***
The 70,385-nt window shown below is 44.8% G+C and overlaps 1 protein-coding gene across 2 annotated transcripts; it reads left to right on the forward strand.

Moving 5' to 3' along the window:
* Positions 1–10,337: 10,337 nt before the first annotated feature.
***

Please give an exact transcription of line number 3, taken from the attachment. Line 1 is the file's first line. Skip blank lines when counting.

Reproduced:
* Positions 1–10,337: 10,337 nt before the first annotated feature.